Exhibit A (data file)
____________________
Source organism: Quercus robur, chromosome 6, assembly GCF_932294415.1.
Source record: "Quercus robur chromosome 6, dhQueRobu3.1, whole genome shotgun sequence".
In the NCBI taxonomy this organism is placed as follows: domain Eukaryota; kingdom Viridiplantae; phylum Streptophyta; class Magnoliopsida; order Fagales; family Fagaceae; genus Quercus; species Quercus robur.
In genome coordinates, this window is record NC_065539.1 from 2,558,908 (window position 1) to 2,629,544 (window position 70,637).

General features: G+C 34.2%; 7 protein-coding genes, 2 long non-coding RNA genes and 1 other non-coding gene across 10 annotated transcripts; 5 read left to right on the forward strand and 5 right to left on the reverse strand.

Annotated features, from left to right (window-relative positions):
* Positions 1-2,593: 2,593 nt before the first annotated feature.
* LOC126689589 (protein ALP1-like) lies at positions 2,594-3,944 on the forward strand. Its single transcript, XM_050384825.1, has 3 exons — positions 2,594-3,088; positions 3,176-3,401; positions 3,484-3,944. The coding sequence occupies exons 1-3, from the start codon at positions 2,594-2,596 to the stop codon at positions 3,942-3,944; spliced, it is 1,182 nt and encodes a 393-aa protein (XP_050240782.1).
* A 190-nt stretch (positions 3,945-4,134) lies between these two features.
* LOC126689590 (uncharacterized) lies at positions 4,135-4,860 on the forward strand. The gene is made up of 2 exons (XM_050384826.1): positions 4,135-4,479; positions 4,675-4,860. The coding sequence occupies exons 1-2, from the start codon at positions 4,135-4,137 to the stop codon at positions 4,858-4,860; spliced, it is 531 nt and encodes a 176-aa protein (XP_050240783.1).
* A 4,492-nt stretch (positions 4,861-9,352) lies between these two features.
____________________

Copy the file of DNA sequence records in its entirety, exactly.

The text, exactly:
Source organism: Quercus robur, chromosome 6, assembly GCF_932294415.1.
Source record: "Quercus robur chromosome 6, dhQueRobu3.1, whole genome shotgun sequence".
In the NCBI taxonomy this organism is placed as follows: domain Eukaryota; kingdom Viridiplantae; phylum Streptophyta; class Magnoliopsida; order Fagales; family Fagaceae; genus Quercus; species Quercus robur.
In genome coordinates, this window is record NC_065539.1 from 2,558,908 (window position 1) to 2,629,544 (window position 70,637).

General features: G+C 34.2%; 7 protein-coding genes, 2 long non-coding RNA genes and 1 other non-coding gene across 10 annotated transcripts; 5 read left to right on the forward strand and 5 right to left on the reverse strand.

Annotated features, from left to right (window-relative positions):
* Positions 1-2,593: 2,593 nt before the first annotated feature.
* LOC126689589 (protein ALP1-like) lies at positions 2,594-3,944 on the forward strand. Its single transcript, XM_050384825.1, has 3 exons — positions 2,594-3,088; positions 3,176-3,401; positions 3,484-3,944. The coding sequence occupies exons 1-3, from the start codon at positions 2,594-2,596 to the stop codon at positions 3,942-3,944; spliced, it is 1,182 nt and encodes a 393-aa protein (XP_050240782.1).
* A 190-nt stretch (positions 3,945-4,134) lies between these two features.
* LOC126689590 (uncharacterized) lies at positions 4,135-4,860 on the forward strand. The gene is made up of 2 exons (XM_050384826.1): positions 4,135-4,479; positions 4,675-4,860. The coding sequence occupies exons 1-2, from the start codon at positions 4,135-4,137 to the stop codon at positions 4,858-4,860; spliced, it is 531 nt and encodes a 176-aa protein (XP_050240783.1).
* A 4,492-nt stretch (positions 4,861-9,352) lies between these two features.